This should be quite straightforward unless you are purchasing from a family. If this is the case, after payment for the plot, a family receipt from the authorized family head is issued and you need to ensure that this is witnessed by the family secretary and a key family member. The receipt must bear the family name that is selling the land, date of purchase, location of the land, the amount paid and family address and also the receivers name (the buyer).
2. Survey Plan
This is applicable when you are purchasing a piece of land from an individual or a company. A survey plan shows all the beacon numbers, plan number, the name of the qualified surveyor who carried out the survey as well as the year the land was surveyed. You will also need proof of lodgment of the red copy to the office of the surveyor-general.
3. Layout Plan
The layout Plan is a drawing that shows the arrangement of the lands/houses and roads in that area.
4. Power of Attorney
Power of Attorney is a legal process which gives another person (nominated by you) the power to act as your legal representative if you are unable to make a decision (perhaps if you reside outside the country).
5. Deeds of Assignment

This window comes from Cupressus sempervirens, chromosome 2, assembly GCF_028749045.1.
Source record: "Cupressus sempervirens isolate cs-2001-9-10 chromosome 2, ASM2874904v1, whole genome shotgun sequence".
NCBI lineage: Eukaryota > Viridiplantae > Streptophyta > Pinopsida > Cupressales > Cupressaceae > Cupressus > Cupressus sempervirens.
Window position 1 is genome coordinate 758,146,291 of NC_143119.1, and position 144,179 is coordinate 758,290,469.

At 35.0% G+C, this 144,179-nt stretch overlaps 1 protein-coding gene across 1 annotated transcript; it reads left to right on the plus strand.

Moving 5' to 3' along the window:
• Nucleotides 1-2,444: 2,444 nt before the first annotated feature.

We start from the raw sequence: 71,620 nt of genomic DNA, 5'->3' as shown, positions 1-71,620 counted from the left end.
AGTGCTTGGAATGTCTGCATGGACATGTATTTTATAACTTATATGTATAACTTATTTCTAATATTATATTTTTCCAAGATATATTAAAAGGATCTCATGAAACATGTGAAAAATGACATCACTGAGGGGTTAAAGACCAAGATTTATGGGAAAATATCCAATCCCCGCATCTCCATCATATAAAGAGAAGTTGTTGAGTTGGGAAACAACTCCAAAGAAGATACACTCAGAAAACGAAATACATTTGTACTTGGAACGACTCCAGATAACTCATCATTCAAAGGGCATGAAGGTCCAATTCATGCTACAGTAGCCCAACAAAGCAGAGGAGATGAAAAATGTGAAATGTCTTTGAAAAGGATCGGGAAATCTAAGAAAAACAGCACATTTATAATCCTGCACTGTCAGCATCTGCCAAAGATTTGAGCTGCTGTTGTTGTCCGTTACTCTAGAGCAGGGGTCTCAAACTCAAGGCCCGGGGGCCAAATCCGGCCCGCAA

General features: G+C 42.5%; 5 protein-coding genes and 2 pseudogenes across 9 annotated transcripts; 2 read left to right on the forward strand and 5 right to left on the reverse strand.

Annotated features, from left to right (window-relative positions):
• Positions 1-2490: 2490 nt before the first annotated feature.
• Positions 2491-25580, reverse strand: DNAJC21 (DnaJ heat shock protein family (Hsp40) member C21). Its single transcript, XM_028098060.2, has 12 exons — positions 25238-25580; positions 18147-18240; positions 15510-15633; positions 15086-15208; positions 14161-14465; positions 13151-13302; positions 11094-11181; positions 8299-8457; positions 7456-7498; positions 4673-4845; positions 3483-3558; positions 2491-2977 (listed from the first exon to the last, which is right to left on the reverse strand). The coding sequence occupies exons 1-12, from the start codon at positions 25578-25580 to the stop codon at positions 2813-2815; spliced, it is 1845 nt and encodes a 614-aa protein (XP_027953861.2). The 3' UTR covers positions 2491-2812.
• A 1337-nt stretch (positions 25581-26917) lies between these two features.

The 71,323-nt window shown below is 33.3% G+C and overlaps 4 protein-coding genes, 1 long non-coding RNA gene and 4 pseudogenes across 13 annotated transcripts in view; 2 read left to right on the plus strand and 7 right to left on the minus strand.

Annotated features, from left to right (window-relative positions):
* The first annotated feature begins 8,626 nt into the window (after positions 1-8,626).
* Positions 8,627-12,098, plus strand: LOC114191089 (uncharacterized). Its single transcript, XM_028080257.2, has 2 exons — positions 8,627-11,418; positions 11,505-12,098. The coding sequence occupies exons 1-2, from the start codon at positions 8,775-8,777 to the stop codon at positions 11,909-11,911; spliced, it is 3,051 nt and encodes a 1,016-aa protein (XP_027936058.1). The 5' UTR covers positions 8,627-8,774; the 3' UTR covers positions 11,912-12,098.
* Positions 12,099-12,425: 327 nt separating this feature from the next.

This is a document that shows the historical parties to the agreement. It basically traces the history of how the land has change hands up to the present owner. With family purchases, it must also include the names of the members of the family who sold the land, family head and at least a principal witness. It must be duly signed and stamped by the concerned parties.
6. Certificate of Occupancy ( C of O)
You have probably heard of this before. A C of O is always issued by the authorized government office. This document proves that the new owner has the right to occupy and use a specific piece of land described in the document in accordance with the survey description of the location under certain terms of the contract.
The benefits of the C of O includes:
- prevents a situation where a single property is claimed by multiple owners.
- proves that the person named in the document is the exclusive owner of the land.
- it is a very crucial document during mortgage transactions.
- it is widely used to resolve land disputes that arise from ownership tussles.
- it is accepted as a security or collateral for loans from banks and other financial institutions.
How to safeguard your land investment
If you are unable to produce your title documents, you could lose your landed property. It is always wise to keep your land papers as safe and as secure as possible. Secondly, land lying fallow always seems an attractive target for scammers who sell land which does not belong to them. The first thing you need to do following your land purchase is to start making preparation for building a fence and a gate. The process of fencing and gating your land is discussed here: http://www.mrpepe.com/property-housing/guide-how-do-i-fence-my-property-and-how-much-will-it-cost/
What about registering a land at the town planning office and being issued an instrument number as they call it? Is it also vital?